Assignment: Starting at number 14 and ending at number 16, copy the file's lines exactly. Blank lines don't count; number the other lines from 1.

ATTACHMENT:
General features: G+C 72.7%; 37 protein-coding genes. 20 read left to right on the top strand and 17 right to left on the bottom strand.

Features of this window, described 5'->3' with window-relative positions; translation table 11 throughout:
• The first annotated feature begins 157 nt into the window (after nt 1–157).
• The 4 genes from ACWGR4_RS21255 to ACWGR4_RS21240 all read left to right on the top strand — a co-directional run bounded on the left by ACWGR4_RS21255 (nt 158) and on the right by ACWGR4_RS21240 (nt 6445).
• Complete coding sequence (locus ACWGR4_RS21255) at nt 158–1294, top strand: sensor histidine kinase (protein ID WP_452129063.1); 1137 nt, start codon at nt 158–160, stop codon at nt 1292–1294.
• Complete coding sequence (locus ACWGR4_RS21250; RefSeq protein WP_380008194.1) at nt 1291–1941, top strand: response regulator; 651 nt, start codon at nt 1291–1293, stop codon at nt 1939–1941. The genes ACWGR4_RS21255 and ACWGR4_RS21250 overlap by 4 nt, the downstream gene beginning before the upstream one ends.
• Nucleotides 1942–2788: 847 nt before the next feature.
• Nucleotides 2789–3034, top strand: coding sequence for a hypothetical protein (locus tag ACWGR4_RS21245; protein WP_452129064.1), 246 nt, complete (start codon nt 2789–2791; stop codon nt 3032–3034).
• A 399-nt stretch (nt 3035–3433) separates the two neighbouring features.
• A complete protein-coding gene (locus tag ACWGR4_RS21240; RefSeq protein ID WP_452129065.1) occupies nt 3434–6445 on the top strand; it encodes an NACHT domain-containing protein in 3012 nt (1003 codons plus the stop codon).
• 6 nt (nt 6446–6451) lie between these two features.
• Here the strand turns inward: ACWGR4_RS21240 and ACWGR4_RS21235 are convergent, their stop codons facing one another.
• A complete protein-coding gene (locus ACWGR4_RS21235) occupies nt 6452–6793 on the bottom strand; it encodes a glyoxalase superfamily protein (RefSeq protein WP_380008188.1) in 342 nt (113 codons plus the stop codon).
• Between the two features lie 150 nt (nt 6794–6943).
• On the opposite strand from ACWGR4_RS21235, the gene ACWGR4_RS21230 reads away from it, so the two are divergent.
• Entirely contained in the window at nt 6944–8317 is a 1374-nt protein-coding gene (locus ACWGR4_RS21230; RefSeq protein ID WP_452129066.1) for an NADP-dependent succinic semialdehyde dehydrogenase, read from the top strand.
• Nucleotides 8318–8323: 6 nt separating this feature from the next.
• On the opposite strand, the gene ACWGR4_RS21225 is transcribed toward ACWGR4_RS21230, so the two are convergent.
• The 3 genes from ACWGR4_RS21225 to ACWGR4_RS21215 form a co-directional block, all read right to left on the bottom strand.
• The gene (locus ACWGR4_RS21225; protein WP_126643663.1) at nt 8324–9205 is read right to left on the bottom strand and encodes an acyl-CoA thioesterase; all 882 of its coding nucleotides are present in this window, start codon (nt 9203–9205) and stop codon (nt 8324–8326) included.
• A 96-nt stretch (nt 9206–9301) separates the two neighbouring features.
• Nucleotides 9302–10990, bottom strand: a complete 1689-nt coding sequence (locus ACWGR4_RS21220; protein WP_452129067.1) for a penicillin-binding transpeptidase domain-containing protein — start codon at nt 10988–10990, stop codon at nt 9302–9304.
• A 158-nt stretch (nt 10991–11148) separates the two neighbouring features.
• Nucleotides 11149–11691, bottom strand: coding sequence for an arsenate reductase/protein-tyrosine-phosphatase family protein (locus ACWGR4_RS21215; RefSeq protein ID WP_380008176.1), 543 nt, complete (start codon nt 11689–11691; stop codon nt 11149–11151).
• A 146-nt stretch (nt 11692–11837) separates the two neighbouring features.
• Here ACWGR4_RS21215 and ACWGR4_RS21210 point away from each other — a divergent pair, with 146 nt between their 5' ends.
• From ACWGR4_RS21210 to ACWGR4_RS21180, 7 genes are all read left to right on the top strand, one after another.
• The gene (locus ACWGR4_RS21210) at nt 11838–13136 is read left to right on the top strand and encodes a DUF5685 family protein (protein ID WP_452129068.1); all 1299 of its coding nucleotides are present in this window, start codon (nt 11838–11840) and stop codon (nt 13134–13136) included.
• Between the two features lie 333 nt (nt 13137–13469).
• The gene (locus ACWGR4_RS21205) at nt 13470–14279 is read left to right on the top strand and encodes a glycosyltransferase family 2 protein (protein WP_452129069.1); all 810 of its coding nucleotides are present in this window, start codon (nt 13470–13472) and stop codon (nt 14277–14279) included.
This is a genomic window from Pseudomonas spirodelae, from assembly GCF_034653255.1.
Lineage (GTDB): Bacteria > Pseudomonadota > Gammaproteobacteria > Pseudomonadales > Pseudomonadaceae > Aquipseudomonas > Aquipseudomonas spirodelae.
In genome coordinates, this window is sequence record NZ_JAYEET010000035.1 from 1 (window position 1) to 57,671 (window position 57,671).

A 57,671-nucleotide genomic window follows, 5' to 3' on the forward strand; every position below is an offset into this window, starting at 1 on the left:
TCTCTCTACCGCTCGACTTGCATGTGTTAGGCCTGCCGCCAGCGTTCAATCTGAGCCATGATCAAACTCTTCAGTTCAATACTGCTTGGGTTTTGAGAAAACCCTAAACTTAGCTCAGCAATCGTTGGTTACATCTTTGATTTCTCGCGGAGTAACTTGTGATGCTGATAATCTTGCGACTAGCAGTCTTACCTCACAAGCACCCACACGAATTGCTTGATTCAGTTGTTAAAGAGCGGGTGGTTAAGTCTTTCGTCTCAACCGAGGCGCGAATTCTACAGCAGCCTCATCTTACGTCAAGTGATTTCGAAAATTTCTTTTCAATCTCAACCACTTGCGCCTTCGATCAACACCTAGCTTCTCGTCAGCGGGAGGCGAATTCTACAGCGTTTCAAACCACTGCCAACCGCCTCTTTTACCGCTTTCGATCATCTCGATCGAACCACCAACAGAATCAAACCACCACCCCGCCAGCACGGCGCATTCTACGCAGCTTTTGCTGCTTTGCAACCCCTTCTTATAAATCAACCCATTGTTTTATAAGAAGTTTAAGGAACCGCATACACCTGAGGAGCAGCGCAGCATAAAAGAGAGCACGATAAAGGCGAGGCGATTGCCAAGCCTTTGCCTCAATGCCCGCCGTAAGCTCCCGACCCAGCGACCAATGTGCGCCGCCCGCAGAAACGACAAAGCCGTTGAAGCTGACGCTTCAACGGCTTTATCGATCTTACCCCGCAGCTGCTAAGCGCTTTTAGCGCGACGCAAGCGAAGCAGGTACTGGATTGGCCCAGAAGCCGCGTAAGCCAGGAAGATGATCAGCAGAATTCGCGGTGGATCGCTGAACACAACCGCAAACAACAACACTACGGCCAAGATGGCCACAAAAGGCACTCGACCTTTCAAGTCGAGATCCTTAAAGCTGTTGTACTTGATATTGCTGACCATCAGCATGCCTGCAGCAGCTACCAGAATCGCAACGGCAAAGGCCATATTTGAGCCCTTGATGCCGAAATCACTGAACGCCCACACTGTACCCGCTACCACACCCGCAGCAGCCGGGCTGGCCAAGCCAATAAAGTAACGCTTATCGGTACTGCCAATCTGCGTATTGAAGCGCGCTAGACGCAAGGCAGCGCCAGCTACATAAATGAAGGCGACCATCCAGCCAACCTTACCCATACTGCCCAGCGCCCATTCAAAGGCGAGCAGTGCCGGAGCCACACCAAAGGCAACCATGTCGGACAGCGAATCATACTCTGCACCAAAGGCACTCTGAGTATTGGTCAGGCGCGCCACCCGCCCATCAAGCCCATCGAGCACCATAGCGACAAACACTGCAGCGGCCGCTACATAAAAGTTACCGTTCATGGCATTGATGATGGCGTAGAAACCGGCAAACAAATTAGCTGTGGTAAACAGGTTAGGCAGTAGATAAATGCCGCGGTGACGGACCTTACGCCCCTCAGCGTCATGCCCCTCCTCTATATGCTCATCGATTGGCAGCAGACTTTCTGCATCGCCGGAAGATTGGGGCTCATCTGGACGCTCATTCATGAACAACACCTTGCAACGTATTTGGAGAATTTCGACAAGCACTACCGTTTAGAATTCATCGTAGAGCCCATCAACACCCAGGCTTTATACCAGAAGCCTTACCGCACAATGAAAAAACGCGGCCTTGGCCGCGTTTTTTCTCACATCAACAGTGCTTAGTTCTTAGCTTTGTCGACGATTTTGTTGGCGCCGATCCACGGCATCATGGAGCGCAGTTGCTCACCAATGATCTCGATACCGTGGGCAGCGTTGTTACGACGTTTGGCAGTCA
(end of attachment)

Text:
• Between the two features lie 150 nt (nt 6794–6943).
• On the opposite strand from ACWGR4_RS21235, the gene ACWGR4_RS21230 reads away from it, so the two are divergent.
• Entirely contained in the window at nt 6944–8317 is a 1374-nt protein-coding gene (locus ACWGR4_RS21230; RefSeq protein ID WP_452129066.1) for an NADP-dependent succinic semialdehyde dehydrogenase, read from the top strand.